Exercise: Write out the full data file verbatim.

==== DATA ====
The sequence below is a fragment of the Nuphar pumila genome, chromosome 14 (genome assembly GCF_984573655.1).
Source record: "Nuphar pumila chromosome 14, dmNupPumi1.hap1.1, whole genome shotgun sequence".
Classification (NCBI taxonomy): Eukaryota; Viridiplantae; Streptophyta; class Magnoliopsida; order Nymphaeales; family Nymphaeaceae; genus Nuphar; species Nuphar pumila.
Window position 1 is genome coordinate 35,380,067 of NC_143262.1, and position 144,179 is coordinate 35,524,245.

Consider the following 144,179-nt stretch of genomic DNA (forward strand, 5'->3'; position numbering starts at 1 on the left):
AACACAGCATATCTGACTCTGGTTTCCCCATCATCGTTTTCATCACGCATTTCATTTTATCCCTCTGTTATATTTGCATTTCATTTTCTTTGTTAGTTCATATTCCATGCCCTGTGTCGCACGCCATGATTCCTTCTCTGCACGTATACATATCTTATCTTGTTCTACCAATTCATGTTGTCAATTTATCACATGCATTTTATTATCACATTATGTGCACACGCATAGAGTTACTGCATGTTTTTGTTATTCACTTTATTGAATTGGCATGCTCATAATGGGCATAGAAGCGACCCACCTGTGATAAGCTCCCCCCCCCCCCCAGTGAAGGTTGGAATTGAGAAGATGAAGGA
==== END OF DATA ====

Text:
The sequence below is a fragment of the Nuphar pumila genome, chromosome 14 (genome assembly GCF_984573655.1).
Source record: "Nuphar pumila chromosome 14, dmNupPumi1.hap1.1, whole genome shotgun sequence".
Classification (NCBI taxonomy): Eukaryota; Viridiplantae; Streptophyta; class Magnoliopsida; order Nymphaeales; family Nymphaeaceae; genus Nuphar; species Nuphar pumila.
Window position 1 is genome coordinate 35,380,067 of NC_143262.1, and position 144,179 is coordinate 35,524,245.

Consider the following 144,179-nt stretch of genomic DNA (forward strand, 5'->3'; position numbering starts at 1 on the left):
AACACAGCATATCTGACTCTGGTTTCCCCATCATCGTTTTCATCACGCATTTCATTTTATCCCTCTGTTATATTTGCATTTCATTTTCTTTGTTAGTTCATATTCCATGCCCTGTGTCGCACGCCATGATTCCTTCTCTGCACGTATACATATCTTATCTTGTTCTACCAATTCATGTTGTCAATTTATCACATGCATTTTATTATCACATTATGTGCACACGCATAGAGTTACTGCATGTTTTTGTTATTCACTTTATTGAATTGGCATGCTCATAATGGGCATAGAAGCGACCCACCTGTGATAAGCTCCCCCCCCCCCCCAGTGAAGGTTGGAATTGAGAAGATGAAGGA